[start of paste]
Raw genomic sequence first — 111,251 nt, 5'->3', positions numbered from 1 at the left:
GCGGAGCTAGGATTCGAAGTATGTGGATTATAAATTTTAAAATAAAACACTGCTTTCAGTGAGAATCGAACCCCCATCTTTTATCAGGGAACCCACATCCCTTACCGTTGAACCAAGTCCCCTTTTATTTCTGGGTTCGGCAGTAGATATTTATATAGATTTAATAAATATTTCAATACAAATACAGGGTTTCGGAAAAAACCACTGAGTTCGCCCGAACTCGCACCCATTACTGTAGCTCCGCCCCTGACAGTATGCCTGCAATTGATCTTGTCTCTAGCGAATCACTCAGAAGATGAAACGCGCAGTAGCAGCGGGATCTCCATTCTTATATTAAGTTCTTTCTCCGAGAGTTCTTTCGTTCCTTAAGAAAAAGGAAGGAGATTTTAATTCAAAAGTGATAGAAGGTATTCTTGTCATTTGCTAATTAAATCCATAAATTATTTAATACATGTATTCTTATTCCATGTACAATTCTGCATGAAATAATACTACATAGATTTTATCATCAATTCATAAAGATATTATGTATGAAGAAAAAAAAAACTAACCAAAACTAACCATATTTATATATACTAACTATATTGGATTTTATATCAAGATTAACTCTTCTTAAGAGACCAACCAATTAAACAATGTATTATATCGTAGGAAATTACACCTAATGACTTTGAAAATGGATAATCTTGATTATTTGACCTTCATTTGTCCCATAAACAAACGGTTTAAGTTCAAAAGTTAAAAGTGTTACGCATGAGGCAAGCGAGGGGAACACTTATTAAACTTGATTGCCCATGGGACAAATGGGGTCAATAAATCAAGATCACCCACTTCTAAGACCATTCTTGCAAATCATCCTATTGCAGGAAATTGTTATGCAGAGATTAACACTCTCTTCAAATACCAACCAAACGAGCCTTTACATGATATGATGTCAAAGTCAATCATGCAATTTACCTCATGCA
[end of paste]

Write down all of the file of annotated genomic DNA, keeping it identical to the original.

Raw genomic sequence first — 111,251 nt, 5'->3', positions numbered from 1 at the left:
GCGGAGCTAGGATTCGAAGTATGTGGATTATAAATTTTAAAATAAAACACTGCTTTCAGTGAGAATCGAACCCCCATCTTTTATCAGGGAACCCACATCCCTTACCGTTGAACCAAGTCCCCTTTTATTTCTGGGTTCGGCAGTAGATATTTATATAGATTTAATAAATATTTCAATACAAATACAGGGTTTCGGAAAAAACCACTGAGTTCGCCCGAACTCGCACCCATTACTGTAGCTCCGCCCCTGACAGTATGCCTGCAATTGATCTTGTCTCTAGCGAATCACTCAGAAGATGAAACGCGCAGTAGCAGCGGGATCTCCATTCTTATATTAAGTTCTTTCTCCGAGAGTTCTTTCGTTCCTTAAGAAAAAGGAAGGAGATTTTAATTCAAAAGTGATAGAAGGTATTCTTGTCATTTGCTAATTAAATCCATAAATTATTTAATACATGTATTCTTATTCCATGTACAATTCTGCATGAAATAATACTACATAGATTTTATCATCAATTCATAAAGATATTATGTATGAAGAAAAAAAAAACTAACCAAAACTAACCATATTTATATATACTAACTATATTGGATTTTATATCAAGATTAACTCTTCTTAAGAGACCAACCAATTAAACAATGTATTATATCGTAGGAAATTACACCTAATGACTTTGAAAATGGATAATCTTGATTATTTGACCTTCATTTGTCCCATAAACAAACGGTTTAAGTTCAAAAGTTAAAAGTGTTACGCATGAGGCAAGCGAGGGGAACACTTATTAAACTTGATTGCCCATGGGACAAATGGGGTCAATAAATCAAGATCACCCACTTCTAAGACCATTCTTGCAAATCATCCTATTGCAGGAAATTGTTATGCAGAGATTAACACTCTCTTCAAATACCAACCAAACGAGCCTTTACATGATATGATGTCAAAGTCAATCATGCAATTTACCTCATGCA